In his gospel account, the apostle John elaborates on this unique aspect of Christ’s earthly ministry.

And the Word became flesh and dwelt among us, and we have seen his glory, glory as of the only Son from the Father, full of grace and truth. – John 1:14 ESV

And John boldly proclaims that Jesus was more than just another messenger from God. He was God Himself.

No one has ever seen God, but the one and only Son, who is Himself God and is at the Father’s side, has made Him known. – John 1:18 BSB

The author of Hebrews expands on the God-reflecting nature of Jesus and further solidifies the doctrine of His divinity.

The Son radiates God’s own glory and expresses the very character of God, and he sustains everything by the mighty power of his command. When he had cleansed us from our sins, he sat down in the place of honor at the right hand of the majestic God in heaven. This shows that the Son is far greater than the angels, just as the name God gave him is greater than their names. – Hebrews 1:3-4 NLT

For Paul and these other authors of the New Testament, the divinity of Jesus was an essential doctrine that must be defended at all costs because it was the hinge upon which the door of salvation swung. If Jesus was not divine, then His death on the cross would prove to be ineffective. His sinlessness was the key to His death’s effectiveness.

…we have an advocate before the Father—Jesus Christ, the Righteous One. He Himself is the atoning sacrifice for our sins… – 1 John 2:1-2 BSB

But you know that Christ appeared to take away sins, and in Him there is no sin. – 1 John 3:5 BSB

And what makes this atoning work of Jesus even more significant is the fact that, as God, He was the Creator laying down His life for those whom He created. Paul further enhances Christ’s divine credentials by stressing His eternality and the essential role He played in the creation story.

…by him all things were created, in heaven and on earth, visible and invisible, whether thrones or dominions or rulers or authorities—all things were created through him and for him. – Colossians 1:16 ESV

And, once again, the apostle John provides ample support for Paul’s claim.

He was with God in the beginning. Through Him all things were made, and without Him nothing was made that has been made. – John 1:2-3 BSB

Paul would present this same message concerning Christ’s role in the creation account when writing to the believers in Corinth.

…there is but one Lord, Jesus Christ, through whom all things came and through whom we exist. – 1 Corinthians 8:6 BSB

As the Creator-God, Jesus was responsible for all that existed, including the believers in Colossae. He was not just a Messiah who came to save them, but He was the God who had created them. He was responsible for their very existence as well as their salvation. He had formed them and forgiven them. He had breathed in them the breath of life and had become for them the means for experiencing new life.  And by His divine power, Jesus would hold them safe and secure to the end.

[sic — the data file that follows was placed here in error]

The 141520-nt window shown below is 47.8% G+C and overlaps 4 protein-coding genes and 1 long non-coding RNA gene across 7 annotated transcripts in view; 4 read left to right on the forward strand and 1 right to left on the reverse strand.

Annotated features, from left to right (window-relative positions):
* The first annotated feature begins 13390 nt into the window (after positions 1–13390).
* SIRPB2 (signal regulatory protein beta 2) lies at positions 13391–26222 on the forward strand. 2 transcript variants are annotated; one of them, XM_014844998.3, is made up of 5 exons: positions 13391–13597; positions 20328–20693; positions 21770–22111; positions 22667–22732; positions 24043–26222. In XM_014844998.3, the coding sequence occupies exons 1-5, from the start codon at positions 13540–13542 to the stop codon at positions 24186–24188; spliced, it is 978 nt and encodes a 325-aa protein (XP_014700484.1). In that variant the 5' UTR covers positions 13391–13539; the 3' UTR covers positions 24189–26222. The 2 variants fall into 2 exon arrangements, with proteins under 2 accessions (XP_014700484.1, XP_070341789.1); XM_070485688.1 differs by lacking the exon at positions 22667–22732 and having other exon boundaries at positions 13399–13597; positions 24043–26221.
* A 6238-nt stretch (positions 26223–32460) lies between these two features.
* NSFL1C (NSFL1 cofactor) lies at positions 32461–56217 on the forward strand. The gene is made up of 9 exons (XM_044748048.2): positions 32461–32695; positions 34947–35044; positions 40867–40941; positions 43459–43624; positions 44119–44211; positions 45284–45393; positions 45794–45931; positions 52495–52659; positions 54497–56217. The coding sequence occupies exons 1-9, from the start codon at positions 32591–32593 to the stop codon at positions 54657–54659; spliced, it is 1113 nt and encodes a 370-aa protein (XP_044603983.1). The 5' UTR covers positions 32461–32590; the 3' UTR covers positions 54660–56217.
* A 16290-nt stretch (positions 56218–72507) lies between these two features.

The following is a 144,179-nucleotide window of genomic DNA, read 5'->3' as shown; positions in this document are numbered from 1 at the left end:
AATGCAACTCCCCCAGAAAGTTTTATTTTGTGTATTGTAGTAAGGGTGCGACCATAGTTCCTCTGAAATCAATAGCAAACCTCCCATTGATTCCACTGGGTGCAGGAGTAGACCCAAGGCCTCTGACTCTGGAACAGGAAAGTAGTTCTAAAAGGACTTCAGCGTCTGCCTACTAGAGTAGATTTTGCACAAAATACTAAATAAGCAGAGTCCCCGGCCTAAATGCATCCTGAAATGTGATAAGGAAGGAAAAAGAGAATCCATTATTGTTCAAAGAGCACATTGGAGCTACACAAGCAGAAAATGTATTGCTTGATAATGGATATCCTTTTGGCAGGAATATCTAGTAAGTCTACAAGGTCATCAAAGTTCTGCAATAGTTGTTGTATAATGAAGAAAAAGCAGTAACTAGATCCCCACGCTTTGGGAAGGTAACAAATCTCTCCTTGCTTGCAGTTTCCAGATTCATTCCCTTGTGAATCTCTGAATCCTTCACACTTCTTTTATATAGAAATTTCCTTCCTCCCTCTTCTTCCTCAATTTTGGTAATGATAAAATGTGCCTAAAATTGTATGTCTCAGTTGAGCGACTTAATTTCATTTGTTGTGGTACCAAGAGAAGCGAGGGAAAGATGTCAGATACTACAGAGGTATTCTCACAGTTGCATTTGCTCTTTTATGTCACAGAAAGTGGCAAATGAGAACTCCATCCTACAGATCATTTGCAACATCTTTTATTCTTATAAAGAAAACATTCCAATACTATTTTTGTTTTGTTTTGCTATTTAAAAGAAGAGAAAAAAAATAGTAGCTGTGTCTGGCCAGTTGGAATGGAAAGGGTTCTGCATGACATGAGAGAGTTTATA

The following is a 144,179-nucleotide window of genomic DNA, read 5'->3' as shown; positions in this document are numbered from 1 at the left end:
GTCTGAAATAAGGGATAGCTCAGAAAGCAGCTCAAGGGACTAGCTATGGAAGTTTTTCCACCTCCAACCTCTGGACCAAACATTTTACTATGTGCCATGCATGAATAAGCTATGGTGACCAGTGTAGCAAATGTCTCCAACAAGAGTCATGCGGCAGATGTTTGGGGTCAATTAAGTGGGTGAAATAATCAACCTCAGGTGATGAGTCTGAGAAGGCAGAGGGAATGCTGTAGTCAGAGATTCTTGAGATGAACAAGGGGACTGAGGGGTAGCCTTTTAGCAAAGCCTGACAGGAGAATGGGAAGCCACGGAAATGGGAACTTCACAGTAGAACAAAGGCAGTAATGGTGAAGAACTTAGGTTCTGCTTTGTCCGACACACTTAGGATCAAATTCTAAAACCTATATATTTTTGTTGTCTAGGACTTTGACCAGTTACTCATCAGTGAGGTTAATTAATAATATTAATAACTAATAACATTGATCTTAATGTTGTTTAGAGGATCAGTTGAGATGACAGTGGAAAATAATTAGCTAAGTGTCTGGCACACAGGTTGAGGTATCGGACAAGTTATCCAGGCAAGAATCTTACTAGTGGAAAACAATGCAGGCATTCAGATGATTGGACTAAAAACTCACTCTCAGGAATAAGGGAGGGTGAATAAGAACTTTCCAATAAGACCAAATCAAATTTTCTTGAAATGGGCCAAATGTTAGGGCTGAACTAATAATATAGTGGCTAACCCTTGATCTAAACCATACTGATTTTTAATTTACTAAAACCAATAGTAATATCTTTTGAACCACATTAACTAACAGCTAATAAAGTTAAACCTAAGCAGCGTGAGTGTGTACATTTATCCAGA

And he is before all things, and in him all things hold together. – Colossians 1:17 ESV

Paul is going out of his way to stress the unique nature of Christ. He was adamant that the believers in Colossae grasped and appreciated the significance of Jesus’ life-giving and life-transforming role as the Son of God. Jesus had been so much more than a teacher, Rabbi, healer, and miracle worker. He was supreme in all things. He had no equal and there was no one who could replicate His accomplishments or diminish His one-of-a-kind status as the sovereign Savior of the world. That is why Paul stresses the headship of Christ over the church, and promotes His well-deserved position as the preeminent one.

And he is the head of the body, the church. He is the beginning, the firstborn from the dead, that in everything he might be preeminent. – Colossians 1:18 ESV

Paul’s point seems to be that the church would not exist without Christ. Had He not died and risen again, there would be no church because there would be no Christ-followers. He was not a martyred teacher who had managed to cultivate a faithful host of committed followers who continued to propagate His teachings. He was the “firstborn from the dead” who, through His death and resurrection, made possible the spiritual transformation of countless men and women.

There were those who were teaching that the resurrection of Jesus was a fable or myth, and downplaying its importance to the Christian faith. Paul addressed the misguided musings of these dangerous “false teachers”sovereign in his first letter to the church in Corinth.